A Computer Entertainment Sales Association (CESA) report on sales in the Japanese video game industry shows that, despite a slight rise in game software sales, overall Japanese-created game hardware and software shipments worldwide in 2004 fell by 19.8% to 909.1 billion yen ($8.44 billion USD).
Software sales increased to 468.4 billion yen ($4.33 billion USD) in 2004, a tally that brought game sales up 9 percent from the previous year, according to the Japanese trade organization. The jump was partly fueled by increased sales of Japanese-made games in the U.S. and Europe, as well as software demand created by the launch of the Nintendo DS and PlayStation Portable.
However, hardware issues bit enough to cause the 19.8% drop in overall sales. A combination of price cuts, market saturation, and hardware shortages contributed to the problem, which caused game hardware sales to drop 37.4% to 440.7 billion yen ($4.08 billion USD).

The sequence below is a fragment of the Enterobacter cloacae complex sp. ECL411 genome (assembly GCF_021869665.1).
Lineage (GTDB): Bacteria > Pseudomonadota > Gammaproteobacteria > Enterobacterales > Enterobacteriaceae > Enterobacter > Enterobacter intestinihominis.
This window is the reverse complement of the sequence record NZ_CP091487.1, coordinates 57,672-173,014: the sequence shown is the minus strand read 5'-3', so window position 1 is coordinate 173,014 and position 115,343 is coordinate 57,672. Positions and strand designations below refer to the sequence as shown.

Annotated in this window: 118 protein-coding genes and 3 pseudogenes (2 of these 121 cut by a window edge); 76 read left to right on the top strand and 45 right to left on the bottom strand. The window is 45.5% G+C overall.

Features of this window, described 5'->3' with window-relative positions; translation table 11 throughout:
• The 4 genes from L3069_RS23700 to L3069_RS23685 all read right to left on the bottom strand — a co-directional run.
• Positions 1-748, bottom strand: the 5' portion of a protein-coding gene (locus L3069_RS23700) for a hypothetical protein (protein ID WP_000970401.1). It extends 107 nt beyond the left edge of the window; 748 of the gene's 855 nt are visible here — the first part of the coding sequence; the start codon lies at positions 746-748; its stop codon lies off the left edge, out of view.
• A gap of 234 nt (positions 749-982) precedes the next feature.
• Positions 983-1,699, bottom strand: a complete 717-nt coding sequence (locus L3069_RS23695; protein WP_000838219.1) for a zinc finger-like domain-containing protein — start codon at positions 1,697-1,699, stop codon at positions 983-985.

Within Japan, CESA indicated that hardware and software shipments totalled 436.1 billion yen ($4.04 billion USD), against 446.2 billion yen ($4.13 billion USD) in 2003, down slightly.
Though the Japanese-originated hardware drop may increase as the Western-made Xbox 360 debuts this year, against no new launches from Nintendo or Sony until 2006, the new portable systems and their respective upcoming games may yet gain enough of a userbase to cure the Japanese sales woes for 2005.